When caregivers work from a posture of 'ease', the matrix of intra and inter-relationship supports and guides the direction and flow within any person-centered encounter. Without attunement to self and others, we develop a power-centered encounter that limits curiosity, makes assumptions about the client's needs, turns empathy into sympathy, disregards the value of their lived experience and dysregulates our nervous system producing high problem-solving, efforting and fatigue.

Definition of Attunement

A definition of attunement ‘is a kinesthetic and emotional sensing of others knowing their rhythm, affect and experience by metaphorically being in their skin, and going beyond empathy to create a two-person experience of unbroken feeling connectedness by providing a reciprocal affect and/or resonating response’. (Erksine 1998). One could say it is our ability to be present to, and with, another’s expression of their experience. Attunement could be thought of as the meta-skill which might have subheadings, such as empathy, mindfulness, immediacy, active listening, presence, experience and knowledge, and cognitive understanding. Any of these skills on their own is not attunement, but at times comes into ‘tuning into’ our clients as we explore with curiosity and connect to them.

The ability to be attuned really comes down to how connected to our clients we are in the moment-to-moment process of providing care, _and_ how reflexive we've become in our own personhood, qualifying us with the ability to connect authentically and fully present to them. Our presence, response and interventions are then a result of this attunement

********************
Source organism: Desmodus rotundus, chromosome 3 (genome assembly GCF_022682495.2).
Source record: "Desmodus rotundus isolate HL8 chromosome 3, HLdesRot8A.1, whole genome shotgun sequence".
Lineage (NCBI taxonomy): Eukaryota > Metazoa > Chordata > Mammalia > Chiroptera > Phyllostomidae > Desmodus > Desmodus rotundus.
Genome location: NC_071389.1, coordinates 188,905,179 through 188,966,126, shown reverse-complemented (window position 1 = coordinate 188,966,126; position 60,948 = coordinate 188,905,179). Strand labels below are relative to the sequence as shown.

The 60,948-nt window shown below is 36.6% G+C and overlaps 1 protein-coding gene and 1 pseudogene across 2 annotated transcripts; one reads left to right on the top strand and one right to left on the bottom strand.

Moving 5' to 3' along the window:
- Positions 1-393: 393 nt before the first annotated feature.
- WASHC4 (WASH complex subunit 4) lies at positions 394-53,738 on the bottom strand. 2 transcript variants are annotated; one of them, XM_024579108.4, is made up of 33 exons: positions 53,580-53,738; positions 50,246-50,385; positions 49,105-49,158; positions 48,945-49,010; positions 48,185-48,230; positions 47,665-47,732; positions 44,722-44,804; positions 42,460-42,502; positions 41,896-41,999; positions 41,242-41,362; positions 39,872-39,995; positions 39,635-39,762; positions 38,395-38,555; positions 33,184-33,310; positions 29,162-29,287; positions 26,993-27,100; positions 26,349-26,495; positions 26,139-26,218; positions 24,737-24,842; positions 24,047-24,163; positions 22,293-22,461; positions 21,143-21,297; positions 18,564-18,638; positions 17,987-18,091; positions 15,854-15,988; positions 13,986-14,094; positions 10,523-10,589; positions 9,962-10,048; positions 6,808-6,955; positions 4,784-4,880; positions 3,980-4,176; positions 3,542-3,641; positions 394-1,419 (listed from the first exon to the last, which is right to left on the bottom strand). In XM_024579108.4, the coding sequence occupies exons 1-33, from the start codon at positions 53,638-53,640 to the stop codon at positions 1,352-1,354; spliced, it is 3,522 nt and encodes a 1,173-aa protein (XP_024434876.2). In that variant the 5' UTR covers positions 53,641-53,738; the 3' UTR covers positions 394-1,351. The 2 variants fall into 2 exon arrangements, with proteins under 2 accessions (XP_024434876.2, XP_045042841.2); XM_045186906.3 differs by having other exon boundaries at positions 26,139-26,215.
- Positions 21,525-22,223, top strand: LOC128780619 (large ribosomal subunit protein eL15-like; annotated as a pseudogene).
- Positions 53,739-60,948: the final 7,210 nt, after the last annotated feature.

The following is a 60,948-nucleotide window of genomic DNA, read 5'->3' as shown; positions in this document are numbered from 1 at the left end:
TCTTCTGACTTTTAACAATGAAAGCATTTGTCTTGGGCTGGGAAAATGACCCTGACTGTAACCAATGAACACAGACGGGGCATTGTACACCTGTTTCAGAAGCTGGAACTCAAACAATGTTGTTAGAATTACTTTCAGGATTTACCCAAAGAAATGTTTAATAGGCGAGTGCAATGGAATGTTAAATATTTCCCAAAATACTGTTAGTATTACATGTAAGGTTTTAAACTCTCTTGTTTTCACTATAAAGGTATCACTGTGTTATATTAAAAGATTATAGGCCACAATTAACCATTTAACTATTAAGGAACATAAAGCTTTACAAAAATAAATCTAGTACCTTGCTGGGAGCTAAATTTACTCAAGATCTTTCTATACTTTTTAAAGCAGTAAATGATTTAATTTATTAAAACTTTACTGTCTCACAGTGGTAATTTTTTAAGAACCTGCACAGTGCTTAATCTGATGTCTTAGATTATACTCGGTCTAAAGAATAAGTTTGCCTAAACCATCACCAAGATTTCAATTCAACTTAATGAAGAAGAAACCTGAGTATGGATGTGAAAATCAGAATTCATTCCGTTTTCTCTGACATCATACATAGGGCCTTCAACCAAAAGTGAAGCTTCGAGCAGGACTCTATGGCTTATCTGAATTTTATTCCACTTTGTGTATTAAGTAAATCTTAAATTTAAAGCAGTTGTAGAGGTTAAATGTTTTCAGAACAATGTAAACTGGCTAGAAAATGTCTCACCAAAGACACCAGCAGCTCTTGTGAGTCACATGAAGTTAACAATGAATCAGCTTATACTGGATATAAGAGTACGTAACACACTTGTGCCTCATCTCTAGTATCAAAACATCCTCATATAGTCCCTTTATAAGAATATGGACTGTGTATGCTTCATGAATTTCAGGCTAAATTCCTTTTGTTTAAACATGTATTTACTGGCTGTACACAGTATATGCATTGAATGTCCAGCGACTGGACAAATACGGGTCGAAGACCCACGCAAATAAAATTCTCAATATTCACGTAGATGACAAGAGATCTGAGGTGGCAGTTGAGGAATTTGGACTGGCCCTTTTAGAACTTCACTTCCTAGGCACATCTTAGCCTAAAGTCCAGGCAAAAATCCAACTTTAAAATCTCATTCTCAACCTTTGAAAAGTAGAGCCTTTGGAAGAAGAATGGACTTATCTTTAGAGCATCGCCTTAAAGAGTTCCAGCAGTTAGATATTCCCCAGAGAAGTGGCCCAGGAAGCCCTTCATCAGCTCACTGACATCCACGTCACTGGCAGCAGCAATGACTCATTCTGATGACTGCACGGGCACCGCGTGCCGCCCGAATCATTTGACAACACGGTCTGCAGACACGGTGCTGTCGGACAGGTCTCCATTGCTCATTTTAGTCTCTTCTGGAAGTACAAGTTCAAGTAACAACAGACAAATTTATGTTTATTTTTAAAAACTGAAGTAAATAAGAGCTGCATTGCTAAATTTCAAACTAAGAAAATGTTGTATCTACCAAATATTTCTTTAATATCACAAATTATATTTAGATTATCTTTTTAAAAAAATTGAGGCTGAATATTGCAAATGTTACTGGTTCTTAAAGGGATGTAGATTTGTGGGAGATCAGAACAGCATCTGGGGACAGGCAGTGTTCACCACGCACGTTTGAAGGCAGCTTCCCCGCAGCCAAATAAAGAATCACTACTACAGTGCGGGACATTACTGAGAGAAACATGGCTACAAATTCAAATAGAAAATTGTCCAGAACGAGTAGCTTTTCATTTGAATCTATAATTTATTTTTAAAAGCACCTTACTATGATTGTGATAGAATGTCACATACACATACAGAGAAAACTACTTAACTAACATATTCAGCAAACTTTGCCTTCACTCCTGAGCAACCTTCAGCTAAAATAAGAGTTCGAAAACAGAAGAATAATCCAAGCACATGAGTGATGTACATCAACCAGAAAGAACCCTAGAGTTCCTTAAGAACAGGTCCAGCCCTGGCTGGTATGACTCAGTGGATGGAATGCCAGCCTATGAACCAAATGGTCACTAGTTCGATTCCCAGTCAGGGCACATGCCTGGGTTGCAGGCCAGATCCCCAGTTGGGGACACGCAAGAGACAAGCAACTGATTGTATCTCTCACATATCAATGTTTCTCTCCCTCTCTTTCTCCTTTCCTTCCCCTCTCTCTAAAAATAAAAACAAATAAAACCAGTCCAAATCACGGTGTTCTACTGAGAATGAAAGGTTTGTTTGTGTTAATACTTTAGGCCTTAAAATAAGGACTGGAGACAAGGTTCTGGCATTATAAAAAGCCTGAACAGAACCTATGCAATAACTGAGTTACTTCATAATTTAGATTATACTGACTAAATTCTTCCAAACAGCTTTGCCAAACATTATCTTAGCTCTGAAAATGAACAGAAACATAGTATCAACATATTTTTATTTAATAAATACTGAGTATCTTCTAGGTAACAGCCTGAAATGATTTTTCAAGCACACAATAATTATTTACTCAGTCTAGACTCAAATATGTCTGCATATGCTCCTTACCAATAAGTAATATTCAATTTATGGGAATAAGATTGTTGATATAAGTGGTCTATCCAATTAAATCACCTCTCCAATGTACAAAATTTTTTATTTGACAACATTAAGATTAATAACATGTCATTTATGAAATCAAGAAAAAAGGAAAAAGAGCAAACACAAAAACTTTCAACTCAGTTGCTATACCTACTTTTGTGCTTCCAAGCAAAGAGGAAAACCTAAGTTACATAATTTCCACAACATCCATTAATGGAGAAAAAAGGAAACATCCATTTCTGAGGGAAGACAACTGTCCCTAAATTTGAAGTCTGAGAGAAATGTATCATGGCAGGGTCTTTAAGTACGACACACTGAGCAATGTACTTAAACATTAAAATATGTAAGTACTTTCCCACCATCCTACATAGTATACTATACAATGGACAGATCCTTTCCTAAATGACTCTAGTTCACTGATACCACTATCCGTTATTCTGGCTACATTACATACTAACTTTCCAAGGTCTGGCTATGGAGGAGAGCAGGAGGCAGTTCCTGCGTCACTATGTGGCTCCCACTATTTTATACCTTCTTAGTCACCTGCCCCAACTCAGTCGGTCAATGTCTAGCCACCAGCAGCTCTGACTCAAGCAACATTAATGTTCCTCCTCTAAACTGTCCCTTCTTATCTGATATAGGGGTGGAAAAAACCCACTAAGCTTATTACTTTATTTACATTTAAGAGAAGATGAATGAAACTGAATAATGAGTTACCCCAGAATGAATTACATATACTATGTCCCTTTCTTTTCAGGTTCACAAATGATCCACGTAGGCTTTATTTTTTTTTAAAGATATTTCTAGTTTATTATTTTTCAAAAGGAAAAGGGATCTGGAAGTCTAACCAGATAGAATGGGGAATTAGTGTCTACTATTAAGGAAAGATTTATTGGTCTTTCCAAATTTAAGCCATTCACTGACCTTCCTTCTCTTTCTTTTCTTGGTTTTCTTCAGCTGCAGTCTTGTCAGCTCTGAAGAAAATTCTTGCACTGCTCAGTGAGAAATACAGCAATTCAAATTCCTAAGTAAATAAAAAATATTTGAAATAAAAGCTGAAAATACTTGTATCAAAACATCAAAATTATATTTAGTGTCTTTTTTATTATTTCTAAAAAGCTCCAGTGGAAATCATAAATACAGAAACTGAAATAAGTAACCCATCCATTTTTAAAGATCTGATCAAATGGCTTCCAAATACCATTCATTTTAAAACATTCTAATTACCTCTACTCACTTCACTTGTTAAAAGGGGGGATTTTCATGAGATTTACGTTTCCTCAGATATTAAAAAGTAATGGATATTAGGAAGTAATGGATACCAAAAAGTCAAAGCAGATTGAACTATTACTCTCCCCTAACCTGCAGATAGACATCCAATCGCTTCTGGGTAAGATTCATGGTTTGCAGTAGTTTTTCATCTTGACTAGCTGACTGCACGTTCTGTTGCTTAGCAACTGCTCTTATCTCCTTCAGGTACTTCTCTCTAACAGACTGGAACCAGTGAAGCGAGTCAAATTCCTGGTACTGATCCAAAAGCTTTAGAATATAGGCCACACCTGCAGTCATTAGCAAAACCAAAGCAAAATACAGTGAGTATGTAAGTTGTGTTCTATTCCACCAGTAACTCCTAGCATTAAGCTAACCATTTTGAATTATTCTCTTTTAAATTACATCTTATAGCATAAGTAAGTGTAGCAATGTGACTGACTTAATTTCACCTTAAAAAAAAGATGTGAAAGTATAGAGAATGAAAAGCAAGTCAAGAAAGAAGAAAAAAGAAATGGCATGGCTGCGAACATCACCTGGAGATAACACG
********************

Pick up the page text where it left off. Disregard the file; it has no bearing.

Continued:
To be present means to be consciously attuned to the person before you. Naomi Remen describes this kind of attuned presence as being ‘seen by the heart’. It happens when you see the other, listen to and hear the other, and give your undivided attention to the one in your care…. Attunement is a feeling of harmony or oneness with another being, it is both a way of being and a way of doing. It’s the experience of focusing on another person with openness and acceptance.” See Me as a Person Guidebook pg. 50.

Journaling Prompts for Attunement

  • When you were on the receiving end of a relational mis-attunement, how did it feel? Can you remember your body's experience at that time?

  • When you have missed or messed up attuning to another, how did it feel? Knowing what you know now, what would you do differently?

  • How do you consciously attune to the client/patient? Think of the ways - posture, actions, and attitudes you actively employ to engage in the therapeutic relationship.

  • What is your primary goal when attuning to the patient present moment experience?

  • As a patient hold “hopes” for healing, recovery or even a pain-free journey, what qualities both intra & inter-relational are significant in your experience as a caregiver?

  • What brings you away from being fully present in your work?

  • In what ways would you like to develop a greater sense of “being at ease in your chair”, when providing face to face care?